The rules of the RDR were made too tight for many firms to remain independent, especially larger ones.
If I were responsible for an advice business with, say, 500 advisers, I would only want to use one platform – likely my own. Our proposition would dictate what products we advise on. The majority of clients do not need complex solutions, so I would probably exclude investment trusts and structured products.
By limiting my range to what I need, I require far less research, my training need is far less specific, my compliance risk is lower and my PI cost will be less.
Such logical actions would force me to become restricted – albeit my dependence on product providers would be zero and my product range possibly more than many IFAs. The next step for the vertically-integrated firm? To become a manufacturer of investment products.
Some advice firms employ asset managers to run money for them in segregated mandates; some channel their centralised investment proposition funds into portfolios run by a DFM they own; some place most of their CIP funds into discretionary funds run internally.
In each case, the advice firm profits. I have no problem with this (albeit the regulator might eventually) but I do get irritable when I find a lack of transparency and/or clarity.
It is important consumers know exactly what they are investing in and the total costs involved. Otherwise, we can be in a situation where undisclosed manufacturing costs subsidise advice fees, giving the client a false picture when making comparisons with alternative propositions. Does this impact the majority of advisers? Yes.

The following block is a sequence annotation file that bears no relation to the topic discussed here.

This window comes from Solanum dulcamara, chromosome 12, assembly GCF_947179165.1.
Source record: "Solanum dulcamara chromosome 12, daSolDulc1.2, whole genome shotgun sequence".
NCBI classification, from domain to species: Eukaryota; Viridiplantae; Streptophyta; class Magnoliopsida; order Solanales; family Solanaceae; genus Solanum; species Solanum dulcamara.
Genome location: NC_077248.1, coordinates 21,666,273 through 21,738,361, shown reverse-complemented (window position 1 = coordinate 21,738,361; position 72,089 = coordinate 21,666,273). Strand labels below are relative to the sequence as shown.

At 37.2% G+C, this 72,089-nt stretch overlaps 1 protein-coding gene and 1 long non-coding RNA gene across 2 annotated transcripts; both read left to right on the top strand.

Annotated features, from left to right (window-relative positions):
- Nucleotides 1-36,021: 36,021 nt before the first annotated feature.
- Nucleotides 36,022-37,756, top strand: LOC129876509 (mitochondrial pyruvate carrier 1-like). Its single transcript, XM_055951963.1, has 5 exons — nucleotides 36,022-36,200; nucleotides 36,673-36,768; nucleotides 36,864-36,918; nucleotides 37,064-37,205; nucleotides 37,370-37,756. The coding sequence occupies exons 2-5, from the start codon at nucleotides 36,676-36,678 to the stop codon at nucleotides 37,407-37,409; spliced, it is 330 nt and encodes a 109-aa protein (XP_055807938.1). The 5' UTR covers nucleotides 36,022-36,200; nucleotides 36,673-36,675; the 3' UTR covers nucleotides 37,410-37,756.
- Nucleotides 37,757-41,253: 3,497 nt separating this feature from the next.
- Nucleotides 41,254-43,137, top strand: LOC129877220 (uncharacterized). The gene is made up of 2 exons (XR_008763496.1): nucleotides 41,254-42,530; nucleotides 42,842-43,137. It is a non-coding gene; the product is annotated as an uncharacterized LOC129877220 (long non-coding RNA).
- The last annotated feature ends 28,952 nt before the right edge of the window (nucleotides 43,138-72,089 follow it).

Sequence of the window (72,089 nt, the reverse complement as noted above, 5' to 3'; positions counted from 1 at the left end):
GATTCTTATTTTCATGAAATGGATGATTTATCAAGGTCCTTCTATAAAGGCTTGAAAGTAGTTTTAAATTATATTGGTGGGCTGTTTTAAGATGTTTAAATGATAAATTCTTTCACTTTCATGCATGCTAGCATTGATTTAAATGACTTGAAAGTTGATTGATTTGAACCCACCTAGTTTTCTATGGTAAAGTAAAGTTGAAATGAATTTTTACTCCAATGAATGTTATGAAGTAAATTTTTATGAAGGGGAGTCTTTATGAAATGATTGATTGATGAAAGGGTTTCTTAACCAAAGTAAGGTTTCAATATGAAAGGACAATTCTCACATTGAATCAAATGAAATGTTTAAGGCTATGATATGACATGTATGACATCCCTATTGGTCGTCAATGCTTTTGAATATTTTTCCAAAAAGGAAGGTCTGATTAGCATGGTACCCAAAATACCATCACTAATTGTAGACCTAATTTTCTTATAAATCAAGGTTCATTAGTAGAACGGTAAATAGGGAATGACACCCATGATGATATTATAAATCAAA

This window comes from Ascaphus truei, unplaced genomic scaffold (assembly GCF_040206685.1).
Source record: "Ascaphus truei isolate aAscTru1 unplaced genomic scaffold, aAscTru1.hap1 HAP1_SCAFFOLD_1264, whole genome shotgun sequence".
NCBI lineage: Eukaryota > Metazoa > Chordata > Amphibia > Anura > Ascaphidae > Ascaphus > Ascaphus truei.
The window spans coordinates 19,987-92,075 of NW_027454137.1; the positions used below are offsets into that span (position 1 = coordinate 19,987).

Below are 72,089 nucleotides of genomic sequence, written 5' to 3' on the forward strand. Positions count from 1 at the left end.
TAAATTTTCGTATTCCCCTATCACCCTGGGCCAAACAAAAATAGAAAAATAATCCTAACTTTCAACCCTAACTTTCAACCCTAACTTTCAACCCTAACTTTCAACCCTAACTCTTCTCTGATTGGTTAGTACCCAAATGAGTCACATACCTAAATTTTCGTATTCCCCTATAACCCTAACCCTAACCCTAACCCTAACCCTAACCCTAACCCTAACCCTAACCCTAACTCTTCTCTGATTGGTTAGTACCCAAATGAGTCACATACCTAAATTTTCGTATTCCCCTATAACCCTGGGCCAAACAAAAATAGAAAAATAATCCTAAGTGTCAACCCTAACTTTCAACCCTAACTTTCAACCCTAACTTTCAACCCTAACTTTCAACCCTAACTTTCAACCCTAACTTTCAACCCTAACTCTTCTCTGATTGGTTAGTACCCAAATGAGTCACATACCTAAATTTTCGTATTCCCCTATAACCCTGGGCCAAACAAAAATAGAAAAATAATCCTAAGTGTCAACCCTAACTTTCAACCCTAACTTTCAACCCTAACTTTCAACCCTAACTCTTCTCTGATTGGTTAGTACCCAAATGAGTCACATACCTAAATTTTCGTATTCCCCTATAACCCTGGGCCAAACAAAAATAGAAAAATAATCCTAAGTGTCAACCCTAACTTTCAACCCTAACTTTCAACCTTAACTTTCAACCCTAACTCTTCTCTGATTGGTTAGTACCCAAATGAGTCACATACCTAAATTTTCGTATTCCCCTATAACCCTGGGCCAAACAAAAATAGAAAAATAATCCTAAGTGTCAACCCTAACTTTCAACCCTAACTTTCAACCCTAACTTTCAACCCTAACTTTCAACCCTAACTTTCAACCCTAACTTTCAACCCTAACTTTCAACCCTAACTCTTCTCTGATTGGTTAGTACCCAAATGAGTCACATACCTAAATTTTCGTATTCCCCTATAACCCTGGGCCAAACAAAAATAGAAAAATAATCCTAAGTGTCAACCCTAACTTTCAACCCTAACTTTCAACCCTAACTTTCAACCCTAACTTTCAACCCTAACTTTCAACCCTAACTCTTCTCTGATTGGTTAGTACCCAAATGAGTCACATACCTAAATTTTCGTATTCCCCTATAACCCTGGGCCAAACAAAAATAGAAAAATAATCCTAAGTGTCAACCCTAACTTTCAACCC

The direction of travel is clear: good advice firms are being hoovered up by providers, aggregators, DFMs and the like. Advisers looking to retire in some comfort are only likely to get a decent deal from the big players.
I predict the market will ultimately be dominated by 50 or so big names – the likes of Quilter, Standard, Succession and Brewins. These will all be vertically integrated and restricted.
Then there will be a relatively small number of highly-professional financial firms dealing with wealthy individuals with complex needs.
The successful planning business of the future must have scale to advise on investment, retirement, taxation, protection and care, plus expertise in risk, HR, IT, operations and management.
In addition, digital platforms, aided by big data, will bring banks back into the sector and will gain traction with millennials and those disenchanted by their perception of the advice community.
A final comment. The big advice firms are increasingly likely to be running segregated mandates. If they are big enough they can cut costs and add a bit to their bottom line. This means less money will be going into retail funds as we know them.
Comparison of performance and cost may be harder. The data providers will have a challenge. How will such funds be treated when the client moves adviser or platform?
The RDR had its predictable outcomes. However, the unintended consequences will drive more change than the FSA ever envisaged.
Clive Waller is managing director at CWC Research